Cora: Bride of South Dakota - Susan Hors... Cora: Bride of South Dakota - Susan Horsnell I had the pleasure of receiving this ARC for review. Thank you Susan Horsnell for bringing me back to these wonderful sweet romances that I used to read before other genres took over.
This story is part of a collaboration between 45 authors to write 50 stories in this Mail Order bride collection across all states of the USA.
Cora is an 18yr old girl promised by her brutal father to an older man. She escapes taking the desperate step to become a mail order bride across the country. I had to google to see where South Dakota was, my first impression was it must be cold and can't imagine it in those primitive times.
I read most of this in one sitting, it certainly was hard to put down. I cried in the middle, the emotions of Cora pulled me in. The author has obviously done her research capturing the time, place and snippets of history in the country and that region at the time.
This was no easy sailing with a young girl on the run, there were twists and turns and just when I thought it was smooth, something major happened (no spoils, read it for yourself).
There is a beautiful HEA and I imagine their life was wonderful into old age. But I'm secretly hoping for a sequel. I highly recommend you buying this story.
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review 2014-07-21 19:25
Lakota Dreaming
Lakota Dreaming - Constance Gillam

This book was a very nice surprise.  It was well written, had engaging characters and a romance that felt naturally occurring.  it also had a great sense of place and atmosphere.

 

Zora is a NYC editor at a big fashion magazine who is on an enforced  "break" from her job because she has been acting erratically.  Turns out, Zora is suffering from rather vivid dreams involving an ancestor, a former slave named Julia who lived among and married into the Lakota Sioux 150 years ago.  At the behest of her therapist, Zora travels to South Dakota to the Oglala nation to see if she can find out any information with the hopes of stopping the dreams.

 

There Zora meets John Iron Hawk the Chief of Police on the Reservation.  He is immediately suspicious of her and her motives having seen too many times a slick rich looking people like her come to the People to do silly articles.  But Zora earns an ally in an elder who feels something in her story and is determined to help her seek the truth.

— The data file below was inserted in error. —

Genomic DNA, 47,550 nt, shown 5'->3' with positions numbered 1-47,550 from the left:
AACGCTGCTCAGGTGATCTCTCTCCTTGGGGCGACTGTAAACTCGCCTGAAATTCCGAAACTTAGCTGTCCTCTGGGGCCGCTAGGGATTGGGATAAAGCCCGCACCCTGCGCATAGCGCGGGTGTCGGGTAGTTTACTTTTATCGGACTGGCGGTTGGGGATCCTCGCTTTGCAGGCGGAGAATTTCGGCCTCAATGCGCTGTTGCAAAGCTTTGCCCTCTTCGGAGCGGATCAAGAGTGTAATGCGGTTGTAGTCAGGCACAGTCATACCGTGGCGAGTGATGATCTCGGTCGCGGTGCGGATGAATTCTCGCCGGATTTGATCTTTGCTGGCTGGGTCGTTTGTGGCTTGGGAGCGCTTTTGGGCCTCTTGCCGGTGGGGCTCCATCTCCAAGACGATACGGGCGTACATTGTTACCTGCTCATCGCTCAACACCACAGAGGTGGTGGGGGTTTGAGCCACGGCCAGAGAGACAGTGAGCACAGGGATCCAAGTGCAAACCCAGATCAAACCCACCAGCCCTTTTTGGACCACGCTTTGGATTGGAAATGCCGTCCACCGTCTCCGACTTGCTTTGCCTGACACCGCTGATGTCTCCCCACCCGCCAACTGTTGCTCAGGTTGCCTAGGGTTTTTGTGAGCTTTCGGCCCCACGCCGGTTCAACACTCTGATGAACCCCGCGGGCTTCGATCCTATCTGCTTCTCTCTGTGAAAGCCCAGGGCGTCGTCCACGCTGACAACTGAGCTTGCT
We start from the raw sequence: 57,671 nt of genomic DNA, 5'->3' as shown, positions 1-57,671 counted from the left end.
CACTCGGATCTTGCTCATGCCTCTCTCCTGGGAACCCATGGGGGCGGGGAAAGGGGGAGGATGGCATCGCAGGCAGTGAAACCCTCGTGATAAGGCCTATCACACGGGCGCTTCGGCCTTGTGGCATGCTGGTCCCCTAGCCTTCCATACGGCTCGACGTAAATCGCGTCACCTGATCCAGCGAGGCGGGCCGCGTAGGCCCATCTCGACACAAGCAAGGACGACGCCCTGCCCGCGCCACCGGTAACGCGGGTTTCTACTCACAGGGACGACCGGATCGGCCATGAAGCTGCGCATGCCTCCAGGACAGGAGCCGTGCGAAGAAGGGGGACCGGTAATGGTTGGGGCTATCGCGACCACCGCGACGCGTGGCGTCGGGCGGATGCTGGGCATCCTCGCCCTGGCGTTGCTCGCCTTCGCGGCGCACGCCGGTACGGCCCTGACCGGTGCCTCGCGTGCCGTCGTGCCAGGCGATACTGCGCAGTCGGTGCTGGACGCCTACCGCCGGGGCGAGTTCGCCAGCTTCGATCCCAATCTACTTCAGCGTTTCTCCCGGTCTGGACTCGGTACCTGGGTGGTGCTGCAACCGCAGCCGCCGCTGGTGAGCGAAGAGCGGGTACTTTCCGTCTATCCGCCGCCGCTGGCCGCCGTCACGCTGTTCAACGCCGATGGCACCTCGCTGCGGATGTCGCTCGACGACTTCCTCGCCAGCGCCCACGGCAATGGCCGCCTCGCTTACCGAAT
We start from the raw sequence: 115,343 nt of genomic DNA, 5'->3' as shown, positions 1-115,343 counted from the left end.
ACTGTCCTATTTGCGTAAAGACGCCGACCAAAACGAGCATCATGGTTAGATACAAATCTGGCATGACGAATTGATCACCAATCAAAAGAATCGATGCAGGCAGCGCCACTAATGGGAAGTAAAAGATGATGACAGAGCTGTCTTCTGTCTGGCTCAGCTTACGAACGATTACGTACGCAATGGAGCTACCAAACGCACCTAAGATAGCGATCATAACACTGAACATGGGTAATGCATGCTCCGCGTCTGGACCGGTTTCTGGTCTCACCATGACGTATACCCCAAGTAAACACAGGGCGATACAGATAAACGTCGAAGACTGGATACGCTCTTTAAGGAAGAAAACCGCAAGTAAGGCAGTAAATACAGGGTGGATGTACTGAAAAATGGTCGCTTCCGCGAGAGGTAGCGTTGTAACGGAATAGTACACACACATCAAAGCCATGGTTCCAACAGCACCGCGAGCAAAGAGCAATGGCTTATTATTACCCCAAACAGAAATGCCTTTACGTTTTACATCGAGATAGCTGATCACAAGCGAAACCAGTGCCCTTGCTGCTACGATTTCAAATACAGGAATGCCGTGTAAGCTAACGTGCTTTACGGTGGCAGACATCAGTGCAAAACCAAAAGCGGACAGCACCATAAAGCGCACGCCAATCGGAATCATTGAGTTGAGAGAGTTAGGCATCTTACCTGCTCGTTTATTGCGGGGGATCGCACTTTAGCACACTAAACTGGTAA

This is a romance, but it is more appropriately a romantic suspense because there is a real mystery surrounding the fate of Julia and Zora is placed in jeopardy as she unearths those secrets.  Also present is a light dose of the mystical woo-woo.

 

While this story has some of the rather recognizable romance elements (Zora and John's animosity hides attraction) and romantic suspense elements (the bad guy manages to orchestrate things just so in order to silence Zora) the thing that I liked best were the pieces that were not necessarily plot related.

 

There was a nice bit of setting in that the book takes place on a Reservation that that is struggling with poverty and services not being properly funded  despite being the site of a thriving Casino that is raking in millions weekly.  The frustration of the people is shown in little and big ways.  And the results of being at the mercy of leaders who aren't looking out for their best interest is also shown in little and big ways.   In the midst of this comes Zora with her poking about and raising hackles.

 

The biggest con for me is the suspense element of the romantic suspense.  I don't think the author connected the dots in a believable way.  I thought the villain was too immediately concerned with Zora.  Her excuse of wanting to track down info about an ancestor from 150 years ago should not have caused the consternation it did as early as it did.  We later find out why her poking about was of concern and how a 150 y.o mystery could be dangerous to someone in the present time, but I don't think the road to that realization was as carefully plotted as it could have been.

 

Overall though this was a good story that had nicely crafted characters, an evocative mood and a believable romance.

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review 2014-03-08 17:48
Jaded
Jaded - Anne Calhoun

This is yet another contemporary romance that just hits all the right notes for me.  I have enjoyed Anne Calhoun's work ever since I read Liberating Lacey - Anne Calhoun .  She writes with a nicely  assured voice and is able to effortlessly create just the type of intimate, believable relationship that elevates some romances above others.  

 

I found the romance between Alana and Lucas rich, both in it's development and in how in played out amongst all the other stuff happening in the plot.  And there was quite a lot of other stuff happening in this story.  Alana is only in town as the librarian for a year while Lucas is the chief of Police. 

 

Alana and Lucas both have backgrounds that frankly inform their attitudes and actions.  Her family is wealthy and a couple of its members famous (btw, I loved her relationship with her sister Freddie and all the snippets we get of Freddie's fabulous life). His family is local with a rigid uncle whose ideals Lucas is unconsciously living up to and a cousin whose heartbreaking troubles engenders both despair and anger in Lucas.  Alana tries to use her position as the librarian to advocate for community building and the library as a place central to that.  She is convinced it is central to combat illiteracy, inequality and to provide services that the poorer people in the community lack.  Lucas is a cop to his toes and is more of a 'tough on crime' guy who thinks that Alana will get her illusions smashed when people let her down.

 

There was just a lot of depth to this and I felt like I had gotten a really full story.  Something that I find awfully lacking more and more these days.

 

This is the second book of a series and alludes to things that happened in the first book.  I did not read it, but I did not feel lost.

 

Thoroughly enjoyed this one.